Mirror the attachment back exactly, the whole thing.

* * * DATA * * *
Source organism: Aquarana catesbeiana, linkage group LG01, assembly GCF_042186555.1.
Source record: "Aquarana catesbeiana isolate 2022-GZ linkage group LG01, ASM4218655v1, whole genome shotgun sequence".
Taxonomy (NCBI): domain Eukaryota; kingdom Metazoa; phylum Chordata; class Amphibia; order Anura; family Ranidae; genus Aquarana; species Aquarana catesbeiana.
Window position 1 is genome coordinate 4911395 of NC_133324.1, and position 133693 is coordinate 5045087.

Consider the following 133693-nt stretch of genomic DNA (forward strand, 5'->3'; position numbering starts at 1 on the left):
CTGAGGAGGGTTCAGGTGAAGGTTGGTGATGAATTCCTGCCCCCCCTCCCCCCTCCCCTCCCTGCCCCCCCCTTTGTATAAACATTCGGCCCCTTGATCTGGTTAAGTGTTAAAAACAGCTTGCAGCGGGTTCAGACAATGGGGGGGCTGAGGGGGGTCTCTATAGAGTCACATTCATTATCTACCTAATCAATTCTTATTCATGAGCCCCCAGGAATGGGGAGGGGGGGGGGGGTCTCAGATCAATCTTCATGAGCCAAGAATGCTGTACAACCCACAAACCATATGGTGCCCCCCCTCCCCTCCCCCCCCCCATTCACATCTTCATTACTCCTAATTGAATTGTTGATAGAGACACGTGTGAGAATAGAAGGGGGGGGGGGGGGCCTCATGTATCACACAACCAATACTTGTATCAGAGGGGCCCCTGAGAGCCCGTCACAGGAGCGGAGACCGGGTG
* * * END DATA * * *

Source organism: Aquarana catesbeiana, linkage group LG01, assembly GCF_042186555.1.
Source record: "Aquarana catesbeiana isolate 2022-GZ linkage group LG01, ASM4218655v1, whole genome shotgun sequence".
Taxonomy (NCBI): domain Eukaryota; kingdom Metazoa; phylum Chordata; class Amphibia; order Anura; family Ranidae; genus Aquarana; species Aquarana catesbeiana.
Window position 1 is genome coordinate 4911395 of NC_133324.1, and position 133693 is coordinate 5045087.

Consider the following 133693-nt stretch of genomic DNA (forward strand, 5'->3'; position numbering starts at 1 on the left):
CTGAGGAGGGTTCAGGTGAAGGTTGGTGATGAATTCCTGCCCCCCCTCCCCCCTCCCCTCCCTGCCCCCCCCTTTGTATAAACATTCGGCCCCTTGATCTGGTTAAGTGTTAAAAACAGCTTGCAGCGGGTTCAGACAATGGGGGGGCTGAGGGGGGTCTCTATAGAGTCACATTCATTATCTACCTAATCAATTCTTATTCATGAGCCCCCAGGAATGGGGAGGGGGGGGGGGGTCTCAGATCAATCTTCATGAGCCAAGAATGCTGTACAACCCACAAACCATATGGTGCCCCCCCTCCCCTCCCCCCCCCCATTCACATCTTCATTACTCCTAATTGAATTGTTGATAGAGACACGTGTGAGAATAGAAGGGGGGGGGGGGGGCCTCATGTATCACACAACCAATACTTGTATCAGAGGGGCCCCTGAGAGCCCGTCACAGGAGCGGAGACCGGGTG